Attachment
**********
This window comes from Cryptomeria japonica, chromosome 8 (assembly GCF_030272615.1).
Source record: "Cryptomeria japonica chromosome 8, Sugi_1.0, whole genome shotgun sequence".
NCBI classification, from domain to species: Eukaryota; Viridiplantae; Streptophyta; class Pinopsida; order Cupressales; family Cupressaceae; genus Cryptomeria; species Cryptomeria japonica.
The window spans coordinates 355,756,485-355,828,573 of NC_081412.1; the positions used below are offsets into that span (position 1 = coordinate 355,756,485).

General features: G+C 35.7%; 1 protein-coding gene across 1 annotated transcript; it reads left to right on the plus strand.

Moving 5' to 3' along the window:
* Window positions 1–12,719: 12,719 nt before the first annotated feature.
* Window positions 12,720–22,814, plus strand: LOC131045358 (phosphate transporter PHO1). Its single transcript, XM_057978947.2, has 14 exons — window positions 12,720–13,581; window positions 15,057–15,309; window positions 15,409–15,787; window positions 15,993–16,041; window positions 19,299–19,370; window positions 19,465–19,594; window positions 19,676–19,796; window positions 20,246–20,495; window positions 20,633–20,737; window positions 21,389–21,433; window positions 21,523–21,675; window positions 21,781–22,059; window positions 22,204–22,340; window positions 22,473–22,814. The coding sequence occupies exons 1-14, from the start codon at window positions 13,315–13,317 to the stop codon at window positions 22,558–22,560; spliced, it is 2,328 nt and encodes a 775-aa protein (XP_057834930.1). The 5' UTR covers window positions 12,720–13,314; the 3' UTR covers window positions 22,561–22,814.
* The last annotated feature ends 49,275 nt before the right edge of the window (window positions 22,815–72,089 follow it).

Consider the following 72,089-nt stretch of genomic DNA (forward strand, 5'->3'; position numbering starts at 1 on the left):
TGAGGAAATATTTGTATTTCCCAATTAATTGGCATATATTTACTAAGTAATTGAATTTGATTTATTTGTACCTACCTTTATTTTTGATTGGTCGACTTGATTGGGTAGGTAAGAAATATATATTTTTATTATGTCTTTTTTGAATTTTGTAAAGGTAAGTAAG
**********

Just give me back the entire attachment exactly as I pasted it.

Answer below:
This window comes from Cryptomeria japonica, chromosome 8 (assembly GCF_030272615.1).
Source record: "Cryptomeria japonica chromosome 8, Sugi_1.0, whole genome shotgun sequence".
NCBI classification, from domain to species: Eukaryota; Viridiplantae; Streptophyta; class Pinopsida; order Cupressales; family Cupressaceae; genus Cryptomeria; species Cryptomeria japonica.
The window spans coordinates 355,756,485-355,828,573 of NC_081412.1; the positions used below are offsets into that span (position 1 = coordinate 355,756,485).

General features: G+C 35.7%; 1 protein-coding gene across 1 annotated transcript; it reads left to right on the plus strand.

Moving 5' to 3' along the window:
* Window positions 1–12,719: 12,719 nt before the first annotated feature.
* Window positions 12,720–22,814, plus strand: LOC131045358 (phosphate transporter PHO1). Its single transcript, XM_057978947.2, has 14 exons — window positions 12,720–13,581; window positions 15,057–15,309; window positions 15,409–15,787; window positions 15,993–16,041; window positions 19,299–19,370; window positions 19,465–19,594; window positions 19,676–19,796; window positions 20,246–20,495; window positions 20,633–20,737; window positions 21,389–21,433; window positions 21,523–21,675; window positions 21,781–22,059; window positions 22,204–22,340; window positions 22,473–22,814. The coding sequence occupies exons 1-14, from the start codon at window positions 13,315–13,317 to the stop codon at window positions 22,558–22,560; spliced, it is 2,328 nt and encodes a 775-aa protein (XP_057834930.1). The 5' UTR covers window positions 12,720–13,314; the 3' UTR covers window positions 22,561–22,814.
* The last annotated feature ends 49,275 nt before the right edge of the window (window positions 22,815–72,089 follow it).

Consider the following 72,089-nt stretch of genomic DNA (forward strand, 5'->3'; position numbering starts at 1 on the left):
TGAGGAAATATTTGTATTTCCCAATTAATTGGCATATATTTACTAAGTAATTGAATTTGATTTATTTGTACCTACCTTTATTTTTGATTGGTCGACTTGATTGGGTAGGTAAGAAATATATATTTTTATTATGTCTTTTTTGAATTTTGTAAAGGTAAGTAAG